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Clinical Chemistry and Laboratory Medicine (CCLM)

Published in Association with the European Federation of Clinical Chemistry and Laboratory Medicine (EFLM)

Editor-in-Chief: Plebani, Mario

Ed. by Gillery, Philippe / Greaves, Ronda / Lackner, Karl J. / Lippi, Giuseppe / Melichar, Bohuslav / Payne, Deborah A. / Schlattmann, Peter


IMPACT FACTOR 2018: 3.638

CiteScore 2018: 2.44

SCImago Journal Rank (SJR) 2018: 1.191
Source Normalized Impact per Paper (SNIP) 2018: 1.205

Online
ISSN
1437-4331
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Volume 47, Issue 4

Issues

Elevated erythrocyte carbonic anhydrase activity is a novel clinical marker in hyperventilation syndrome

Ying-Hock Teng
  • Institute of Medicine, Chung Shan Medical University; Department of Emergency Medicine, Chung Shan Medical University Hospital, Taichung, Taiwan
  • Other articles by this author:
  • De Gruyter OnlineGoogle Scholar
/ Hsiu-Ting Tsai / Yih-Shou Hsieh / Yi-Chen Chen / Chiao-Wen Lin / Meng-Chih Lee / Long-Yau Lin
  • Department of Obstetrics and Gynecology, Chung Shan Medical University Hospital, Taichung, Taiwan
  • Other articles by this author:
  • De Gruyter OnlineGoogle Scholar
/ Shun-Fa Yang
  • Institute of Medicine, Chung Shan Medical University; Department of Medical Research; Department of Clinical Laboratory, Chung Shan Medical University Hospital, Taichung, Taiwan
  • Other articles by this author:
  • De Gruyter OnlineGoogle Scholar

Abstract

Background: The aim of this study was to evaluate the erythrocyte carbonic anhydrase (CA) activity in patients with hyperventilation syndrome.

Methods: A total of 71 patients with hyperventilation syndrome and 60 controls were recruited in this study for measurement of the erythrocyte CA activity. CA activity was analyzed from erythrocyte using CA esterase activity analysis.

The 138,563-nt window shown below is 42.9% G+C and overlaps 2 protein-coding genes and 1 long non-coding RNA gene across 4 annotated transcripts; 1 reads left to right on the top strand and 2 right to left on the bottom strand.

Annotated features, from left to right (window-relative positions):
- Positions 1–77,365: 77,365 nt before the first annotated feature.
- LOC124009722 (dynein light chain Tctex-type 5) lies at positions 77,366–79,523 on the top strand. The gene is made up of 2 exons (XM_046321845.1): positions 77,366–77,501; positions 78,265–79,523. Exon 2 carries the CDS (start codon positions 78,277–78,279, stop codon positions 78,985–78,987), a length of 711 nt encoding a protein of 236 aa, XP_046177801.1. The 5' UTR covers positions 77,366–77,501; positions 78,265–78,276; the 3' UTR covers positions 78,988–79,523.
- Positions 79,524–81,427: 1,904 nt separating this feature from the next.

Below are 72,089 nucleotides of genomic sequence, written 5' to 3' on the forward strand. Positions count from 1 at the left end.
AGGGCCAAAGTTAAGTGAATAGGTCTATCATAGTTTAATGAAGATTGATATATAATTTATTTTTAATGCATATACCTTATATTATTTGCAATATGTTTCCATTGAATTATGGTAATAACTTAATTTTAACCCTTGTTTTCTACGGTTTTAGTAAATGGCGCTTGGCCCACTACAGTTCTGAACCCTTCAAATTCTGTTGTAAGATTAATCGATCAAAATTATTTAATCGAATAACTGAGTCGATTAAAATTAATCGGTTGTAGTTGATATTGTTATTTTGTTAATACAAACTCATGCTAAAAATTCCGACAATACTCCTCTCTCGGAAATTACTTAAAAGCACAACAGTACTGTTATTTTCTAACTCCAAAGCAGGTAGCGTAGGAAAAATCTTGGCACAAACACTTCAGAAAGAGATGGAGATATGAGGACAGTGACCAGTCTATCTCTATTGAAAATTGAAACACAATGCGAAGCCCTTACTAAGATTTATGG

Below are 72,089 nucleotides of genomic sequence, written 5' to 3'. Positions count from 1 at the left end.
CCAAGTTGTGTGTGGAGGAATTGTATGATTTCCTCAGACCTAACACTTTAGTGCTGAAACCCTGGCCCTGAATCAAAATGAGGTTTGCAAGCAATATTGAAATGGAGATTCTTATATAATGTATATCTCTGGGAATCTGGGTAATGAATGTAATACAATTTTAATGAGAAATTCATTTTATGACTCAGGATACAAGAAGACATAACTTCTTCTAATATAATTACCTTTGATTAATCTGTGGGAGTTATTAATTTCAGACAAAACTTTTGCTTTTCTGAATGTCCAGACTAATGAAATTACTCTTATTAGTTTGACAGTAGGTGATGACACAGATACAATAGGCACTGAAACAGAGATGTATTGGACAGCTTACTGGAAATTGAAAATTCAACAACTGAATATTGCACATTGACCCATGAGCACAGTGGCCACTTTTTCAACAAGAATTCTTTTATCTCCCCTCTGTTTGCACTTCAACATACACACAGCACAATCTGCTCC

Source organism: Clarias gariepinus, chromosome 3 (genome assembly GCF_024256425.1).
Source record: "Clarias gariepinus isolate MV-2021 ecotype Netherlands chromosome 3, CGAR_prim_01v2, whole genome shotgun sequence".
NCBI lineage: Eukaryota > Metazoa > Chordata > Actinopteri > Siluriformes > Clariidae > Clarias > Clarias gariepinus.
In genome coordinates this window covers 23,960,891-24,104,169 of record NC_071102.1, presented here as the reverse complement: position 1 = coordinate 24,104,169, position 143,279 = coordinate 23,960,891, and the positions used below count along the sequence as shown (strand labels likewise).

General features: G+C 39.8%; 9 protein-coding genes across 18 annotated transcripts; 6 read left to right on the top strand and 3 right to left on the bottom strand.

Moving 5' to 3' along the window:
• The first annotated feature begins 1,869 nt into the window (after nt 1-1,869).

Results: The erythrocyte CA activity was significantly elevated in the patients with hyperventilation syndrome compared to controls (31.07±1.37 U/g Hb vs. 24.67±0.99 U/g Hb, p=0.003). The standardized β value and significant R2 value of total CA activity for prediction of hyperventilation was 0.155 (p=0.016) and 0.024, respectively. Moreover, a significant negative correlation was found between total CA activity and partial pressure of carbon dioxide (PaCO2) (r=−0.185, p=0.03, n=131). Furthermore, the adjusted odds ratios for patients with hyperventilation were 11.6 (95% CI: 4.8–27.9) and 51.0 (95% CI: 5.8–445.2) for individuals with either PaCO2≤28.1 mm Hg or CA activity ≥29.71 U/g hemoglobin (Hb), and for individuals with both PaCO2≤28.1 mm Hg and CA activity ≥29.71 U/g Hb, respectively, compared to individuals with both PaCO2>28.1 mm Hg and CA activity <29.71 U/g Hb.

Conclusions: Erythrocyte CA activity was significantly elevated in patients with hyperventilation. Detection of erythrocyte CA activity may provide a potential explanatory parameter for the prediction of hyperventilation syndrome.

Clin Chem Lab Med 2009;47:441–5.

Keywords: erythrocyte carbonic anhydrase activity; hyperventilation syndrome

About the article

Corresponding authors: Shun-Fa Yang, PhD and Long-Yau Lin, MD, PhD, Institute of Medicine, Chung Shan Medical University, 110, Section 1, Chien-Kuo N. Road, Taichung, Taiwan, ROC Phone: +886-4-24739595#34253, Fax: +886-4-24723229, (S.-F. Yang), (L.-Y. Lin)


Received: 2008-11-30

Accepted: 2009-01-09

Published in Print: 2009-04-01


Citation Information: Clinical Chemistry and Laboratory Medicine, Volume 47, Issue 4, Pages 441–445, ISSN (Online) 1437-4331, ISSN (Print) 1434-6621, DOI: https://doi.org/10.1515/CCLM.2009.102.

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